Author: Gretchen Warren; Photographer: Susan Cook Learn More
With this brilliantly imagined and beautifully achieved work, Gretchen Warren has created the first comprehensive, photographicaly illustrated reference and teaching guide on classical ballet technique. In more than 2,600 photographs, Johan Renvall, Cynthia Harvey, Susan Jaffe, and an array of other dancers from such companies as the American Ballet Theatre and the Joffrey Ballet demonstrate in sequence every movement in the classical repertoire, from the most basic to the most advanced.
University Press of Florida is one of the leading U.S. publishers of dance books. Classical Ballet Technique has been the most authoritative text on the subject for more than two decades.
Abilene Christian University Press
Thriving in Leadership: Strategies for Making a Difference in Christian Higher Education
Editor: Karen Longman Learn More
Seventeen senior leaders from Christian colleges and universities across the United States—collectively bringing with them hundreds of years of leadership experience—share fresh insights into the theory and practice of Christian higher education leadership. These authors speak honestly about the successes, failures, and demands that have shaped their current leadership decisions and thier visions for the future.
Thriving in Leadership is the most recent title in ACU Press’s series on higher educational leadership. Other titles in the series include Soul Care: Christian Faith and Academic Administration, edited by Harold Heie and Mark Sargent, and The American College Presidency as Vocation: Easing the Burden, Enhancing the Joy, by William V. Frame.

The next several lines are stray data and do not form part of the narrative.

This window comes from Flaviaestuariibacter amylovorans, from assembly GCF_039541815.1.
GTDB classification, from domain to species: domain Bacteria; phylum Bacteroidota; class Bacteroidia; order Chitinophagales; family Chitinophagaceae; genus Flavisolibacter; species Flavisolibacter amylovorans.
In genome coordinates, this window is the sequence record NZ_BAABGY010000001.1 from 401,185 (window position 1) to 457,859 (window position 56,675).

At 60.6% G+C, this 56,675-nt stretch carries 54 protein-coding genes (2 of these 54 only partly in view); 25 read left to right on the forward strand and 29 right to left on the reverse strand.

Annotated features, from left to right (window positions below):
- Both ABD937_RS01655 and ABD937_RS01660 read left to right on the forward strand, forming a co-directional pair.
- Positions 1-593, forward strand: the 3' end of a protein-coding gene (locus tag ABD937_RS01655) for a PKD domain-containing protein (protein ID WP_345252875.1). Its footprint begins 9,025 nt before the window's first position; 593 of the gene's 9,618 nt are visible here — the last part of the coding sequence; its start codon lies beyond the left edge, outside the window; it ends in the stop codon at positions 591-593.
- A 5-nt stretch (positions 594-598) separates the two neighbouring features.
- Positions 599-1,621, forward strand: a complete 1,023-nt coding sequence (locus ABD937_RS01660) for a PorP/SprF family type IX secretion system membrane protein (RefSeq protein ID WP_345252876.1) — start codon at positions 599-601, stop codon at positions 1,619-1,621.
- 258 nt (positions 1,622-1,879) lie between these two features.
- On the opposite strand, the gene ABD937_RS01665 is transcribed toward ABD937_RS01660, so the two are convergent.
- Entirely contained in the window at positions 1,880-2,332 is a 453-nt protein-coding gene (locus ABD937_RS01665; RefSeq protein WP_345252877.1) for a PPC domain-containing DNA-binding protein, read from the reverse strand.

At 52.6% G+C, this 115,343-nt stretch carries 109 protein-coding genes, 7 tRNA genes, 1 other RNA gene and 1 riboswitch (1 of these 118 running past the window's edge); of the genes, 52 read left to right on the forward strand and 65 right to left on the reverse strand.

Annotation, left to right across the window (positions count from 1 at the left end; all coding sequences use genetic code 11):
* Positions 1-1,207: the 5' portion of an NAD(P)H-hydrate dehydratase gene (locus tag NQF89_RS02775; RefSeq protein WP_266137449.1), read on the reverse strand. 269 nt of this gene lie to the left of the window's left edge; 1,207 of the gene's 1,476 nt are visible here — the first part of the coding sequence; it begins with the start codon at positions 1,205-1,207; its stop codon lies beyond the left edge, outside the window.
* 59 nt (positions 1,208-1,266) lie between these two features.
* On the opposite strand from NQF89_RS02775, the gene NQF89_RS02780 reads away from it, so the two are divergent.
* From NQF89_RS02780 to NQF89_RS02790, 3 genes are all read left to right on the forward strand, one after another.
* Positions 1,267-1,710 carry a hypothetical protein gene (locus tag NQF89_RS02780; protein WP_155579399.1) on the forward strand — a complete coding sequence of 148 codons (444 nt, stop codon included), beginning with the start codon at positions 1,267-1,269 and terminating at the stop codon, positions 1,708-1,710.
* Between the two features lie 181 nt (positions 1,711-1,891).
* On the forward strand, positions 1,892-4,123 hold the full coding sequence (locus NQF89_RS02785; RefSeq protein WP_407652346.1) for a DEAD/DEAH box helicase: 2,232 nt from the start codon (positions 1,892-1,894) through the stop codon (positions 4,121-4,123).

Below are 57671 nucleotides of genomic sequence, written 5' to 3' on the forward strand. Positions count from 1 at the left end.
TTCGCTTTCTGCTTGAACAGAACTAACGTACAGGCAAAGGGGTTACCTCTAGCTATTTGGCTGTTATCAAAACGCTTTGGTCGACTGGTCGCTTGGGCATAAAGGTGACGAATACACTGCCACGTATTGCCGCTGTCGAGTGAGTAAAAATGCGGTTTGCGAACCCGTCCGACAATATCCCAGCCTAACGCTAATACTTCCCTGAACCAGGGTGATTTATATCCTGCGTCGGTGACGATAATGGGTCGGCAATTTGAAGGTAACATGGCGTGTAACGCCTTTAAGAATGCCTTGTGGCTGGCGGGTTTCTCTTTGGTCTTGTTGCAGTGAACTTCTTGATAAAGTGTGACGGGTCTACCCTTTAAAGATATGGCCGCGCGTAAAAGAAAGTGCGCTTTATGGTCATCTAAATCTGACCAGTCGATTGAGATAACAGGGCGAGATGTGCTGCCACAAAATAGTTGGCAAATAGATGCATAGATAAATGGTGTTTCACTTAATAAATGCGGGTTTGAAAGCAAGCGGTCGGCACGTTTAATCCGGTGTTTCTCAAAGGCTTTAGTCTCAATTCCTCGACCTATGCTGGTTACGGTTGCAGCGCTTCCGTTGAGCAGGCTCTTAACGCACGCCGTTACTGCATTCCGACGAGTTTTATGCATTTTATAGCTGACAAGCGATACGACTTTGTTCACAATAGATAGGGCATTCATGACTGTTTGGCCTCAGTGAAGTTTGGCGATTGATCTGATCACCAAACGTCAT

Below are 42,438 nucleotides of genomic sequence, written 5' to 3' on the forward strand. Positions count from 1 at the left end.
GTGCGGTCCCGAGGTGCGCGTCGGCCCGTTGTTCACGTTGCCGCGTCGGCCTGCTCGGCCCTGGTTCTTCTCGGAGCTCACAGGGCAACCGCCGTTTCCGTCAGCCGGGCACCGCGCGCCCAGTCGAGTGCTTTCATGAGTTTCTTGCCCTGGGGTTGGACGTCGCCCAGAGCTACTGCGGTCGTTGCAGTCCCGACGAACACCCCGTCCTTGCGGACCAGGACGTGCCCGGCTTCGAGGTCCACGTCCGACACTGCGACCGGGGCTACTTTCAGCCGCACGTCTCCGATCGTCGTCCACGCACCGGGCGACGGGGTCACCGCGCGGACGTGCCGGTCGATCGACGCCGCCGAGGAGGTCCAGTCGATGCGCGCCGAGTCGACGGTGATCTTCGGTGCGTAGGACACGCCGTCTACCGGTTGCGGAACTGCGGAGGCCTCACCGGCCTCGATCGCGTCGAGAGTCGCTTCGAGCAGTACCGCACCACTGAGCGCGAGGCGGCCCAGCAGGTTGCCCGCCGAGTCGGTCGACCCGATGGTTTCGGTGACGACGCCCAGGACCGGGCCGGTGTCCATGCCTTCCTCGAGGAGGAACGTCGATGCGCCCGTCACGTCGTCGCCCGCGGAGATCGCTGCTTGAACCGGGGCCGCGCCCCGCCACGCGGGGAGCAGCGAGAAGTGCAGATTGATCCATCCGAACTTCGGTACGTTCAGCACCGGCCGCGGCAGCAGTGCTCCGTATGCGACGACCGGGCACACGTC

The Rockefeller University Press
The Journal of Experimental Medicine
Rockefeller University Learn More
Print ISSN: 0022-1007; online ISSN: 1540-9538
The Journal of Experimental Medicine is a peer-reviewed biomedical research journal that publishes articles on the physiological, pathological, and molecular mechanisms of the host response to disease.
Founded in 1896, the Journal of Experimental Medicine (JEM) is the oldest journal published by the Rockefeller University Press. Many seminal discoveries have been published in the JEM, such as the identification of DNA as the hereditary molecule, the first electron micrograph of an intact cell, and the discovery of dendritic cells, all of which led to Nobel Prizes in Physiology or Medicine.
Why We Can't Wait
Author: Martin Luther King, Jr. Learn More
Why We Can't Wait is Dr. King's best-selling account of the civil rights movement in Birmingham during the spring and summer of 1963. Often applauded as King's most incisive and eloquent book, it recounts the Birmingham campaign in vivid detail while underscoring why 1963 was such a crucial year for the movement. During this time, Birmingham was perhaps the most racially segregated city in the US, but the campaign launched by Fred Shuttlesworth, King, and others demonstrated to the world the power of nonviolent direct action. King examines the history of the civil rights struggle and the tasks that future generations must accomplish to bring about full equality.